With its riveting plot, enduring symbolism, and powerful, Hemingwaysparse style, The Invincible may not strike the reader as being in any way atypical.
Yet it would be difficult to isolate ordinary social concerns in this science-thriller, unless it is the broadly understood interest in the future of humankind, determined by the scientific and technological present. Not that there have ever been any doubt about the centrality of cognition in Stanislaw Lem's writings. In a 1979 interview, appropriately entitled "Knowing Is the Hero of My Books," the writer mentions a Swiss critic who suggested that in Lem's books problems of knowledge play the part that love and erotic adventures do for other writers.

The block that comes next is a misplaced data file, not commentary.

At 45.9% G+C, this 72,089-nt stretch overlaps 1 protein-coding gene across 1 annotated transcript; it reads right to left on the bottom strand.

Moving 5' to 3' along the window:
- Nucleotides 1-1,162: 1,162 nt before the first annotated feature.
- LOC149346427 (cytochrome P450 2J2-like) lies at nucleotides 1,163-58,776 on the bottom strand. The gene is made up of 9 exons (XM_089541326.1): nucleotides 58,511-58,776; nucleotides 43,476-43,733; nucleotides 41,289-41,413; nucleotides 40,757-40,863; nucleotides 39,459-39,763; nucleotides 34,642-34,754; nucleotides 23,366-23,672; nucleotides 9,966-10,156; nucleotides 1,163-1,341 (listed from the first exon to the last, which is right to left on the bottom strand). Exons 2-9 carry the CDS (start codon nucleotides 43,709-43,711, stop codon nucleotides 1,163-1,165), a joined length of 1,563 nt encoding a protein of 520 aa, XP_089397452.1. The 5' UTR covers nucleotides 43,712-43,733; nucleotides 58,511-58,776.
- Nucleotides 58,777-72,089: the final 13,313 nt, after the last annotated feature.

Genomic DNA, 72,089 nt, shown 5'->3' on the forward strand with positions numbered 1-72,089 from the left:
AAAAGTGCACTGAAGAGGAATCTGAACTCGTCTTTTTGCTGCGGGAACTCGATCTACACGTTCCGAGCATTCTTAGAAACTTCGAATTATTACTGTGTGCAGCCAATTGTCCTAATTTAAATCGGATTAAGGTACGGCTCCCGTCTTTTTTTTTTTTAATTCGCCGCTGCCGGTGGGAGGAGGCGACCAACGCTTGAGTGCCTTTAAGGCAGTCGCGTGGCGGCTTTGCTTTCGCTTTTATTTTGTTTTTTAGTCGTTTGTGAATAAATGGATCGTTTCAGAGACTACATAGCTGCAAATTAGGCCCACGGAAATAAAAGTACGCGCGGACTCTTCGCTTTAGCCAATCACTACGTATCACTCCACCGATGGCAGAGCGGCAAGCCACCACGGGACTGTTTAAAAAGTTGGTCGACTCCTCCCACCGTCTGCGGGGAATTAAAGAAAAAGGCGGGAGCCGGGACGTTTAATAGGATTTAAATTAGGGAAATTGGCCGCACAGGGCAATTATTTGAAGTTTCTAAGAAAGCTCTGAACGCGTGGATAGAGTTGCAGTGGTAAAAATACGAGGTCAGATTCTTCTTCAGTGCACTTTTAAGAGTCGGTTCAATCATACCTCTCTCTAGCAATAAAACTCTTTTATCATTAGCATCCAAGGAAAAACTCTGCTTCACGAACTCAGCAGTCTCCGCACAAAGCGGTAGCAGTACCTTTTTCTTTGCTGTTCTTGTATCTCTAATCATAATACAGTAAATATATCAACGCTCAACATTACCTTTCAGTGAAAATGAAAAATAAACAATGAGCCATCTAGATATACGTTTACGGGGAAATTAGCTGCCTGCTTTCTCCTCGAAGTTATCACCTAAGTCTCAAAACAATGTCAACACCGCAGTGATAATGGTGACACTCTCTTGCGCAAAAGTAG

Agrees Lem: "To me science, not sex, is the problem."
If his works are multiple variants on the problems of knowledge, The Invincible, from the middle of Lem's golden phase of 1959-1968, is...